If we see fanfic as "the reworking of another author's characters" then this form really only appears for the first time in history with the invention of legal authorship in the 18th century through copyright and intellectual property laws, after the invention of the printing press. After all, you can't have derivative works or copies if there are no regulations over what constitutes original works, or separates ownership from theft.
Notice the nice equating of fan fiction with theft. But don't let that distract you from the main discussion points here. You see, authorship never existed until modern copyright law was written and passed in order to create such a role in society. Back then, no one was creative. Everyone just stole ideas from everyone else. It was just one big swirling miasma of derivative characters occupying the same roles. No one exercised any kind of real creativity because of this. It makes sense right? We honor Homer and Shakespeare because they were just thieves who stole the work of others to become famous.
From here, Ewan goes on to share a bunch more about what he thinks of fan fiction and the different types of it. One common theme running through this breakdown is a bitter distaste for pornographic fan fiction. He even lets this get in the way of describing slash fic correctly as one commenter to his rant explains.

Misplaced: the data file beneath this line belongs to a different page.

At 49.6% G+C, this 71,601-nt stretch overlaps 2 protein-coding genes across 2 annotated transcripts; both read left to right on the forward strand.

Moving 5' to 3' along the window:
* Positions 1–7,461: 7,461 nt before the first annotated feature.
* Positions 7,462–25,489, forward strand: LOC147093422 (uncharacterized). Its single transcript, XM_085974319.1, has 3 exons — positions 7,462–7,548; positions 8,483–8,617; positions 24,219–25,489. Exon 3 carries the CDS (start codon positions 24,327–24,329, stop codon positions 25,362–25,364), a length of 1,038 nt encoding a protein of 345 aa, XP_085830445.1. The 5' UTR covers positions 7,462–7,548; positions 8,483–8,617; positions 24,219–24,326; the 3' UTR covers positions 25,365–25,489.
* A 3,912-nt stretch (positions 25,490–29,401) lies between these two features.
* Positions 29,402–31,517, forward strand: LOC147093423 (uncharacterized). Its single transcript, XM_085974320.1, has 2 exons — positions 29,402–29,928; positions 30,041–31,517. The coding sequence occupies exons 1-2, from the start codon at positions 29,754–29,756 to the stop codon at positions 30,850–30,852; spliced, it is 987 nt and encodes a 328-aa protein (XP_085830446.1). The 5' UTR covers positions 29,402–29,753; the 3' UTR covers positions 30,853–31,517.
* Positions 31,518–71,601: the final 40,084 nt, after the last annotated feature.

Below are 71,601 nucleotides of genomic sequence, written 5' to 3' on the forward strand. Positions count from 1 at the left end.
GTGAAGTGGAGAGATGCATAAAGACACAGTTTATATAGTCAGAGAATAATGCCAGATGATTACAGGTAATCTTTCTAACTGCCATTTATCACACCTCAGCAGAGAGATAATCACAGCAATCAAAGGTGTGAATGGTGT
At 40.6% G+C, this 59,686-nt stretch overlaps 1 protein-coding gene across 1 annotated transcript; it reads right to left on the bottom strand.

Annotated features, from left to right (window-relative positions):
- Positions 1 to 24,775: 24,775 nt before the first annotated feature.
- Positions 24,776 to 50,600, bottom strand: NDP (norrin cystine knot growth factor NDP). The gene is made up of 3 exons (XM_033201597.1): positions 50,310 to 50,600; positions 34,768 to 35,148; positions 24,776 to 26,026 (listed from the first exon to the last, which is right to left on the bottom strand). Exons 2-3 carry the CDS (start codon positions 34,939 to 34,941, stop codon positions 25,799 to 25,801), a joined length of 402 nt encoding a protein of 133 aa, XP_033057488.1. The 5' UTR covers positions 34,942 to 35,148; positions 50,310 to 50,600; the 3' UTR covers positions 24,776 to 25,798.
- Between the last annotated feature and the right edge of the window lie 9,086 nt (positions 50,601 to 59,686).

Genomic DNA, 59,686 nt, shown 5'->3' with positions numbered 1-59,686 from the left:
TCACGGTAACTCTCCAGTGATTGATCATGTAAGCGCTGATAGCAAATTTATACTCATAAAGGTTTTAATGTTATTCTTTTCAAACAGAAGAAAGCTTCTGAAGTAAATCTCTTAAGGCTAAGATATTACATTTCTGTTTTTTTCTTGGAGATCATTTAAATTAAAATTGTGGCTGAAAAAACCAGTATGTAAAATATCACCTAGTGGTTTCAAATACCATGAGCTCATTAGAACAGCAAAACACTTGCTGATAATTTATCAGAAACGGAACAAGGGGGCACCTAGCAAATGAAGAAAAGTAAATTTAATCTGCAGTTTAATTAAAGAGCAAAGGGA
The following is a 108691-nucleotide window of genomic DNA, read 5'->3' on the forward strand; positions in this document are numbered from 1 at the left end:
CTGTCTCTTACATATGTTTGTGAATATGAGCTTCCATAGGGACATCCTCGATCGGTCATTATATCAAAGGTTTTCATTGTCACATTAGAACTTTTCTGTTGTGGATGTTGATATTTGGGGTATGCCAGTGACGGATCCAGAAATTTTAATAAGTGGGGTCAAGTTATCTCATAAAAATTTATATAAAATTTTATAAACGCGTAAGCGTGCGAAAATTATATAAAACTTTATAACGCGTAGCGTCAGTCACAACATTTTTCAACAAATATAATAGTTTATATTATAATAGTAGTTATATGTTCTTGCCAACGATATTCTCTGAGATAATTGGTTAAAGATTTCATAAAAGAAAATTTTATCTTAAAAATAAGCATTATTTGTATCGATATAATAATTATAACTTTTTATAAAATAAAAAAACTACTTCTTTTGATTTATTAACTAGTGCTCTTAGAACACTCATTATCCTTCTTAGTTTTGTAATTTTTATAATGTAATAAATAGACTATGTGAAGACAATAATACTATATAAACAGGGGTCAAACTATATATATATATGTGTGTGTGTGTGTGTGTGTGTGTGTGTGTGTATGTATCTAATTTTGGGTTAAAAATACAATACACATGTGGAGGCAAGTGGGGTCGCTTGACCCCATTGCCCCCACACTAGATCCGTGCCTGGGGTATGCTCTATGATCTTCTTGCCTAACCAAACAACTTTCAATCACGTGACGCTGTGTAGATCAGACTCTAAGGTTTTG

The first point is a semantic quibble, but it really gets on my nerves. 'Slash' does not refer to all pornographic fanfiction. There may have been a time when it did. Having spent ten years in fandom, I have never heard it used to describe anything but stories about m/m relationships. (A story does not actually have to have sexual content to be considered slash. A story can be slash without so much as a kiss if it involves a male character who is attracted to another male character.)
When you are revising history to fit your preconceived notions, accuracy can get in the way. So perhaps we can just let this one slide. Maybe not.
Another interesting point in his rant is when it comes to crossover fan fiction. He just can't understand why anyone would want to cross universes to create a story.
The most postmodern and aesthetically bankrupt of all fanfic, is when two well-known franchises from the same genre are "crossed over". So you get BattleStar Gallactica, crossed with Star Trek, which results in the story: Star Trek: Way of the Battlestar – author Carson Napier.
One of the problems with this sub-genre is that narratives and character motivations have to be warped to fit convoluted, meaningless mergings.